Office of Legal Counsel to Defend Torture Memos and Warrantless Wiretapping of Americans
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ACLU Urges House Judiciary Subcommittee to Seek Legal Opinions and Answers
Washington, DC – Today’s oversight hearing of the Justice Department Office of Legal Counsel (OLC) by the House Judiciary Subcommittee on the Constitution, Civil Rights, and Civil Liberties is expected to examine the issues of torture and waterboarding, as well as the warrantless wiretapping being conducted by the U.S. government. The acting head of the OLC, Steven Bradbury, will testify before the subcommittee. Mr. Bradbury is thought to be the author of controversial legal opinions from the OLC that have approved the use of harsh interrogation methods and spying on Americans through warrantless wiretaps.
The OLC also issued an opinion blessing the politicization of the United States Commission on Civil Rights that gave a huge advantage to President Bush’s conservative nominees. By maneuvering to allow Republicans to rename themselves Independents, the Bush administration circumvented the rules on political balance and successfully stacked the Civil Rights Commission with conservatives. Civil rights and civil liberties groups have urged the Justice Department to rescind that decision.
“The Office of Legal Counsel does not write the law, and legal opinions that reverse years of American law, jurisprudence and treaties cannot be kept secret from Congress and the American people,” said Caroline Fredrickson, director of the ACLU Washington Legislative Office. “Waterboarding does not suddenly become lawful because Mr. Bradbury claims so in secret. The Bush administration has attempted to hide behind a veil of evasiveness that needs to be lifted so the American people can see what rogue, and possibly illegal, behavior has been done in our name.”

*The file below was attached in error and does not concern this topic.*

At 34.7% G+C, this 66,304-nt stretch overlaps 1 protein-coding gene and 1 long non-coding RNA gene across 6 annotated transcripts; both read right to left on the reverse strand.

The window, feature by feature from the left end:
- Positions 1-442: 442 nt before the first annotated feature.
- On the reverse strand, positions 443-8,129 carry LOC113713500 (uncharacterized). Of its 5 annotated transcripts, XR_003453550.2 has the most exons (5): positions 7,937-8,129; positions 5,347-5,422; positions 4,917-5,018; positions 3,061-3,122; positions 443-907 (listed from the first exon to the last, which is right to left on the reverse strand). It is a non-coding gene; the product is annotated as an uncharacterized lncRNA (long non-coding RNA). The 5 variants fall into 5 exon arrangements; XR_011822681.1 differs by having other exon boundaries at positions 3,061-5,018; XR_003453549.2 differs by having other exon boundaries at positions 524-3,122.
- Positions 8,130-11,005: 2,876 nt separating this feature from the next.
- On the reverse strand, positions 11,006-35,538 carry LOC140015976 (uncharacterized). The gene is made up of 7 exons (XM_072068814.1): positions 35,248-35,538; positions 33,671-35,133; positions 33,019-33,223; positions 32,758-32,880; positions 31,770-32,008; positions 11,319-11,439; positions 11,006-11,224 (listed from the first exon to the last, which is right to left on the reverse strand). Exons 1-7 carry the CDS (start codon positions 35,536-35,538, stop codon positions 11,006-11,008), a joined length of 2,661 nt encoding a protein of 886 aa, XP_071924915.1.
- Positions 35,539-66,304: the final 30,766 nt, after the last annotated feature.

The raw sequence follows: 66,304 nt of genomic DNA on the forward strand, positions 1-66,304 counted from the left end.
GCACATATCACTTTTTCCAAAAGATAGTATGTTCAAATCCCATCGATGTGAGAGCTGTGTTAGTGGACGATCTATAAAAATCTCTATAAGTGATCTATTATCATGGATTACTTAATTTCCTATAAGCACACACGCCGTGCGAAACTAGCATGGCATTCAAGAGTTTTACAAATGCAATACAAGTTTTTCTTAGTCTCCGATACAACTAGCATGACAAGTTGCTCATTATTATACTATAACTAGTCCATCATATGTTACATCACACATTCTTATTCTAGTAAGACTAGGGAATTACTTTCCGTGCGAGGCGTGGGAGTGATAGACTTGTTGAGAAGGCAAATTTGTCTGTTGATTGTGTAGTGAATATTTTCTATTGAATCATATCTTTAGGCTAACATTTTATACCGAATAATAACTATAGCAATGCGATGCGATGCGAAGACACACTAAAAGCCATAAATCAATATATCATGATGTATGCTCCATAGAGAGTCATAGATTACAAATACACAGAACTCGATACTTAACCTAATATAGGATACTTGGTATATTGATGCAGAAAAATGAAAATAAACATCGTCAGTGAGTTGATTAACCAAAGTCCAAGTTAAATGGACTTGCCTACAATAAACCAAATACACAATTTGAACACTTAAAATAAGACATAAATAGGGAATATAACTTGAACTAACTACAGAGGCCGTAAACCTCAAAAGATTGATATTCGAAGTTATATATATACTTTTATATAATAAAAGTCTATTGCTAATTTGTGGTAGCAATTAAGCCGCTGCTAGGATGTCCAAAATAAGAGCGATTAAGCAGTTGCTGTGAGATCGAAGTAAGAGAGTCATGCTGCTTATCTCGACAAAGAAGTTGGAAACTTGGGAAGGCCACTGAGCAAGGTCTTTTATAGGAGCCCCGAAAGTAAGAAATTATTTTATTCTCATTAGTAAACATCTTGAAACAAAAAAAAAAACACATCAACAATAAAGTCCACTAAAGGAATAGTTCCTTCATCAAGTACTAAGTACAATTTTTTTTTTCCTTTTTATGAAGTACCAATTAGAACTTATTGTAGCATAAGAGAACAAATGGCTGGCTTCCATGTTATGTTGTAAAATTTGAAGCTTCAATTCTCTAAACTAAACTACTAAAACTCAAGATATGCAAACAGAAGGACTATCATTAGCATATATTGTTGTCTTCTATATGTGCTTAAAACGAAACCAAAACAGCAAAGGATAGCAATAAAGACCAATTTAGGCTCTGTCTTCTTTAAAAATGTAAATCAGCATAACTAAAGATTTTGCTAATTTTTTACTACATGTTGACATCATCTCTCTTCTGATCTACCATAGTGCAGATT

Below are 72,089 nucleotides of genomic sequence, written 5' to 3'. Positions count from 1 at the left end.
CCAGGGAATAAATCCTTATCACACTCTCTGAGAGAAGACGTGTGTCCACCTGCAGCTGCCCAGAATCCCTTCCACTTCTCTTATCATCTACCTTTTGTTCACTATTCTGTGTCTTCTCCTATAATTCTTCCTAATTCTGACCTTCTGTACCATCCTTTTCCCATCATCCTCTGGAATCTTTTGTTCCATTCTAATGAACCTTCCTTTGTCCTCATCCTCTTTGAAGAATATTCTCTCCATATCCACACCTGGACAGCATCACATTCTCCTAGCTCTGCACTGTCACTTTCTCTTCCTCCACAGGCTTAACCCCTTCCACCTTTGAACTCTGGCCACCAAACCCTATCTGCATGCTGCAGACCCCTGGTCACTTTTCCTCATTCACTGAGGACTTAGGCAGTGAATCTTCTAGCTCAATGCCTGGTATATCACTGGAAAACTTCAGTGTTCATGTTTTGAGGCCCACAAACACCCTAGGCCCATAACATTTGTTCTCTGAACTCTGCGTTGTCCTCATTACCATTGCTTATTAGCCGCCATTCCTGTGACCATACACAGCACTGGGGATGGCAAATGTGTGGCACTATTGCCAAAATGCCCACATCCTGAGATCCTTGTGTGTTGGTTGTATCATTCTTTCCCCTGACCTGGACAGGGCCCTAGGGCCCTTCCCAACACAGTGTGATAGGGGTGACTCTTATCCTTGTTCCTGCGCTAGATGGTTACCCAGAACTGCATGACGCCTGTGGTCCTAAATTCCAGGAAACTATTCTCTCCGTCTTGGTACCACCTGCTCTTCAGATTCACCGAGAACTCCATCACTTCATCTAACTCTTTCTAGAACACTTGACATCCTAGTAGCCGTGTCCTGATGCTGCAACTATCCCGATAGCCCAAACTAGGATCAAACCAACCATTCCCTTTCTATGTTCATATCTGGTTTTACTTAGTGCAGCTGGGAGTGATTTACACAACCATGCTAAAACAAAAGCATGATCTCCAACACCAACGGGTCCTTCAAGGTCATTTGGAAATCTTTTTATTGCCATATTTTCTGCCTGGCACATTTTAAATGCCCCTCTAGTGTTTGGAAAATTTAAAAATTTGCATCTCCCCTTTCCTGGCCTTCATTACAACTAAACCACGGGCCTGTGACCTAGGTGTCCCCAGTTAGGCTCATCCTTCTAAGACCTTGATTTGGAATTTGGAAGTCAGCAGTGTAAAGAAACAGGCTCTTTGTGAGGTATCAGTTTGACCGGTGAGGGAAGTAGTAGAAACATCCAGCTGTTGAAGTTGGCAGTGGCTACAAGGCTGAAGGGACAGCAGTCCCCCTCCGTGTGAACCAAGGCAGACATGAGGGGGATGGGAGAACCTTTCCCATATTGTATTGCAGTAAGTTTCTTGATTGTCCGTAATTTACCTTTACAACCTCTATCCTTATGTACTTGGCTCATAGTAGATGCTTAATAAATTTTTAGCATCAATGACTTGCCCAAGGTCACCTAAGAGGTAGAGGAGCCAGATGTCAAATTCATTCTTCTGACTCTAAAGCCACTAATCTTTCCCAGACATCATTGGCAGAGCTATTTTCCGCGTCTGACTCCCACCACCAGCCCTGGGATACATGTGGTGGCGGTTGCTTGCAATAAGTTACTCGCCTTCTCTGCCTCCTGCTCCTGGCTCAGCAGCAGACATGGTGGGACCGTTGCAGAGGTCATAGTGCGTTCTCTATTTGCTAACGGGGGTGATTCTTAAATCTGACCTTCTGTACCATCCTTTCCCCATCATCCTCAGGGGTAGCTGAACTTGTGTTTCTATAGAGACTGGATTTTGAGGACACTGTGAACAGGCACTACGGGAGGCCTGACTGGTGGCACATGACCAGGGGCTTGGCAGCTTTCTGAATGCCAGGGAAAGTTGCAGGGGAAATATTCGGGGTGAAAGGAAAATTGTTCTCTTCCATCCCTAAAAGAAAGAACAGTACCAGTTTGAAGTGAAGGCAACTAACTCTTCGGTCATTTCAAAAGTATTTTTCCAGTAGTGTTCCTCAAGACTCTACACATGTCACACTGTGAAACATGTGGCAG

President Bush nominated Mr. Bradbury to formally head the OLC, but his nomination has been blocked in the Senate due to the Justice Department’s refusal to turn over Mr. Bradbury’s legal opinions. The OLC’s opinions on wiretapping serve to support the president’s domestic spying program and have been a major sticking point in the congressional debate over changes to the Foreign Intelligence Surveillance Act (FISA). The documents were under subpoena from both chambers of Congress last year and, to this day, only a select few members of Congress have received access to the opinions.
“It seems that some in the OLC believe, like the administration, that they are above the law they interpret,” said Fredrickson. “Congress has now been asked twice since last summer to extend the scope of the president’s warrantless wiretapping program, but the vast majority of members are barred from seeing the legal blueprints on which it was based. Too many administration officials have been vague, and at times downright uncooperative, in the face of legitimate congressional requests. It’s time to cut through the stonewalling and get real answers.”
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